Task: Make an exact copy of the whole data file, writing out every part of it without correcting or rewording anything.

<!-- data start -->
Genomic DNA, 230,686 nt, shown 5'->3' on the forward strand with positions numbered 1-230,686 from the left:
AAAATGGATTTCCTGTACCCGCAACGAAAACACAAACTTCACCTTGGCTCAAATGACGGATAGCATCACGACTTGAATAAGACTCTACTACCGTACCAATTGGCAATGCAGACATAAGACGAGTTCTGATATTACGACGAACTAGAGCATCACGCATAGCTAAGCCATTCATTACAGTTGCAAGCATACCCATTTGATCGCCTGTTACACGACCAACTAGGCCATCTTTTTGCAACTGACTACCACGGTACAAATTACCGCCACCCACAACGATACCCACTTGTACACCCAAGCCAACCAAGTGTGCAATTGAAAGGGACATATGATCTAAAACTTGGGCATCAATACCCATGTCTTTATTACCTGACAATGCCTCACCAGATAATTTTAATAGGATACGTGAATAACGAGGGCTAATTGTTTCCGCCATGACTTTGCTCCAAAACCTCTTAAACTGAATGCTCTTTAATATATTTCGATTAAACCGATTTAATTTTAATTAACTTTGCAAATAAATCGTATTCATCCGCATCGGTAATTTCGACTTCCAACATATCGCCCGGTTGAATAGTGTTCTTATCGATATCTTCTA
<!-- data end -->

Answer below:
Genomic DNA, 230,686 nt, shown 5'->3' on the forward strand with positions numbered 1-230,686 from the left:
AAAATGGATTTCCTGTACCCGCAACGAAAACACAAACTTCACCTTGGCTCAAATGACGGATAGCATCACGACTTGAATAAGACTCTACTACCGTACCAATTGGCAATGCAGACATAAGACGAGTTCTGATATTACGACGAACTAGAGCATCACGCATAGCTAAGCCATTCATTACAGTTGCAAGCATACCCATTTGATCGCCTGTTACACGACCAACTAGGCCATCTTTTTGCAACTGACTACCACGGTACAAATTACCGCCACCCACAACGATACCCACTTGTACACCCAAGCCAACCAAGTGTGCAATTGAAAGGGACATATGATCTAAAACTTGGGCATCAATACCCATGTCTTTATTACCTGACAATGCCTCACCAGATAATTTTAATAGGATACGTGAATAACGAGGGCTAATTGTTTCCGCCATGACTTTGCTCCAAAACCTCTTAAACTGAATGCTCTTTAATATATTTCGATTAAACCGATTTAATTTTAATTAACTTTGCAAATAAATCGTATTCATCCGCATCGGTAATTTCGACTTCCAACATATCGCCCGGTTGAATAGTGTTCTTATCGATATCTTCTA